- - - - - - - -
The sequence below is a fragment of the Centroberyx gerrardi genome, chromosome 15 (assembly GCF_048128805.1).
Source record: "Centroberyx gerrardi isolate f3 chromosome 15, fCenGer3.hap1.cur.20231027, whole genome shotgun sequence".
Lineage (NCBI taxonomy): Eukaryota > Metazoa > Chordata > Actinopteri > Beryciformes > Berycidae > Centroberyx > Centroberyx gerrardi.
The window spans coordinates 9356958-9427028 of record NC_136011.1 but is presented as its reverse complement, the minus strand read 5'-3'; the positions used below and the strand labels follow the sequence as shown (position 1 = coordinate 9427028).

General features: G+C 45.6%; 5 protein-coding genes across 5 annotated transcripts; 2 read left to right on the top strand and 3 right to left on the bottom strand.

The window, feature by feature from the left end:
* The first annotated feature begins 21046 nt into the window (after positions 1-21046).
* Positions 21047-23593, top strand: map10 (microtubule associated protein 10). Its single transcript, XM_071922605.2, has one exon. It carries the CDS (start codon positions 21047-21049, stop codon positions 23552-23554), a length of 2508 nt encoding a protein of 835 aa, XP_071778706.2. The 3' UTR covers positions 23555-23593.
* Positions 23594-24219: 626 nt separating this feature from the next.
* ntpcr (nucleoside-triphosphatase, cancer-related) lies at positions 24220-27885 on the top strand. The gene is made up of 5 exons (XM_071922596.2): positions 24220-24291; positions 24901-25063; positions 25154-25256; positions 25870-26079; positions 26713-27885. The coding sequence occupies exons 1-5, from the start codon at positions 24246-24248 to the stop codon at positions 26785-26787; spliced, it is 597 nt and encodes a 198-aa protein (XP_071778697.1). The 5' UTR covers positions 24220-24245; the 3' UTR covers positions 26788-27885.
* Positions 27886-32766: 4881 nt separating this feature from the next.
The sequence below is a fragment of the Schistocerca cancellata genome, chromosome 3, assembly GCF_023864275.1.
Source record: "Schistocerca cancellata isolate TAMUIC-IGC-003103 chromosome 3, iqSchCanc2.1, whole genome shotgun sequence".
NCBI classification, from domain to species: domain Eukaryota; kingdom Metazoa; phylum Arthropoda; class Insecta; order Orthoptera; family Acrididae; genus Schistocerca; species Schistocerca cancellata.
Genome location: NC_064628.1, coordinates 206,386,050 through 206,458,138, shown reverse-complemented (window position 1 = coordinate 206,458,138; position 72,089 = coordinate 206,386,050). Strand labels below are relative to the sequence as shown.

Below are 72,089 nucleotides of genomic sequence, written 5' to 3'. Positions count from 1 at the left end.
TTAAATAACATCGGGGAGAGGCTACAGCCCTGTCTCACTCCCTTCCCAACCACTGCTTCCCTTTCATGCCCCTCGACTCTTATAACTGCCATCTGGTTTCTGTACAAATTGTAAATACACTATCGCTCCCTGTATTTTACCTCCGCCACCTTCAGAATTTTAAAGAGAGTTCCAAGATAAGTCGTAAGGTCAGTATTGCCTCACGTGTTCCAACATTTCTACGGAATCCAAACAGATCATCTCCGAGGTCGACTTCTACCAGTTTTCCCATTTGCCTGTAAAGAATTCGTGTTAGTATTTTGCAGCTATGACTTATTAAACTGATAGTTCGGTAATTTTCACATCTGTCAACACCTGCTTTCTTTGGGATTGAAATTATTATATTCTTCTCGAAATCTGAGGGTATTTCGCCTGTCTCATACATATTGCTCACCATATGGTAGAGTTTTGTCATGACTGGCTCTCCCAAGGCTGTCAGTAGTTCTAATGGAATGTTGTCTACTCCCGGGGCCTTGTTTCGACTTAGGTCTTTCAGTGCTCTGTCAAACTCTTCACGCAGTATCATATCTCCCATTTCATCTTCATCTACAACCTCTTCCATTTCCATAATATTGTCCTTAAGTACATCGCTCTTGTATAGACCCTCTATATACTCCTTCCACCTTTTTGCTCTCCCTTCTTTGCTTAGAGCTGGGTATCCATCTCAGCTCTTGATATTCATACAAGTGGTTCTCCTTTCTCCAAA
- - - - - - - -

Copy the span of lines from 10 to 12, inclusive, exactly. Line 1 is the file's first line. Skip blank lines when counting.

* ntpcr (nucleoside-triphosphatase, cancer-related) lies at positions 24220-27885 on the top strand. The gene is made up of 5 exons (XM_071922596.2): positions 24220-24291; positions 24901-25063; positions 25154-25256; positions 25870-26079; positions 26713-27885. The coding sequence occupies exons 1-5, from the start codon at positions 24246-24248 to the stop codon at positions 26785-26787; spliced, it is 597 nt and encodes a 198-aa protein (XP_071778697.1). The 5' UTR covers positions 24220-24245; the 3' UTR covers positions 26788-27885.
* Positions 27886-32766: 4881 nt separating this feature from the next.
The sequence below is a fragment of the Schistocerca cancellata genome, chromosome 3, assembly GCF_023864275.1.